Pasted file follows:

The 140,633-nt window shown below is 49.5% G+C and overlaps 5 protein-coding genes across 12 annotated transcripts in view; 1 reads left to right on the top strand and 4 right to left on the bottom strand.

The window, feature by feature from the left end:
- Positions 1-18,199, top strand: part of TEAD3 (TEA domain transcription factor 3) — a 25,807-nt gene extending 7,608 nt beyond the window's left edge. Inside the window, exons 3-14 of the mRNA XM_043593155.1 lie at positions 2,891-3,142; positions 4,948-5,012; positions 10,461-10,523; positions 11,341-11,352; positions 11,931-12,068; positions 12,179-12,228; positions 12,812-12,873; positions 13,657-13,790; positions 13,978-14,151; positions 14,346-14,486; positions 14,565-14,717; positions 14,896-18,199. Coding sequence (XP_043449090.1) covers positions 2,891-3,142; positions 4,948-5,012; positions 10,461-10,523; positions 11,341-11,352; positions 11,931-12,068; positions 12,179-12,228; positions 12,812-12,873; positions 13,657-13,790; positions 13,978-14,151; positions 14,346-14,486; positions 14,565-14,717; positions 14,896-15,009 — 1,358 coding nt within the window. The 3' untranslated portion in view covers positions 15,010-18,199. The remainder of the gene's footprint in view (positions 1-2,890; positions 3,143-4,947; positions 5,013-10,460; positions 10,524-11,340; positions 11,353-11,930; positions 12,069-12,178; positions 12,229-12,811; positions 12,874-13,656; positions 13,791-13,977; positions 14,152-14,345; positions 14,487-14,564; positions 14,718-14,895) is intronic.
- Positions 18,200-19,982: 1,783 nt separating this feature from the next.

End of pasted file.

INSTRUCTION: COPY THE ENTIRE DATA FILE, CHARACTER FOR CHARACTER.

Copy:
The 140,633-nt window shown below is 49.5% G+C and overlaps 5 protein-coding genes across 12 annotated transcripts in view; 1 reads left to right on the top strand and 4 right to left on the bottom strand.

The window, feature by feature from the left end:
- Positions 1-18,199, top strand: part of TEAD3 (TEA domain transcription factor 3) — a 25,807-nt gene extending 7,608 nt beyond the window's left edge. Inside the window, exons 3-14 of the mRNA XM_043593155.1 lie at positions 2,891-3,142; positions 4,948-5,012; positions 10,461-10,523; positions 11,341-11,352; positions 11,931-12,068; positions 12,179-12,228; positions 12,812-12,873; positions 13,657-13,790; positions 13,978-14,151; positions 14,346-14,486; positions 14,565-14,717; positions 14,896-18,199. Coding sequence (XP_043449090.1) covers positions 2,891-3,142; positions 4,948-5,012; positions 10,461-10,523; positions 11,341-11,352; positions 11,931-12,068; positions 12,179-12,228; positions 12,812-12,873; positions 13,657-13,790; positions 13,978-14,151; positions 14,346-14,486; positions 14,565-14,717; positions 14,896-15,009 — 1,358 coding nt within the window. The 3' untranslated portion in view covers positions 15,010-18,199. The remainder of the gene's footprint in view (positions 1-2,890; positions 3,143-4,947; positions 5,013-10,460; positions 10,524-11,340; positions 11,353-11,930; positions 12,069-12,178; positions 12,229-12,811; positions 12,874-13,656; positions 13,791-13,977; positions 14,152-14,345; positions 14,487-14,564; positions 14,718-14,895) is intronic.
- Positions 18,200-19,982: 1,783 nt separating this feature from the next.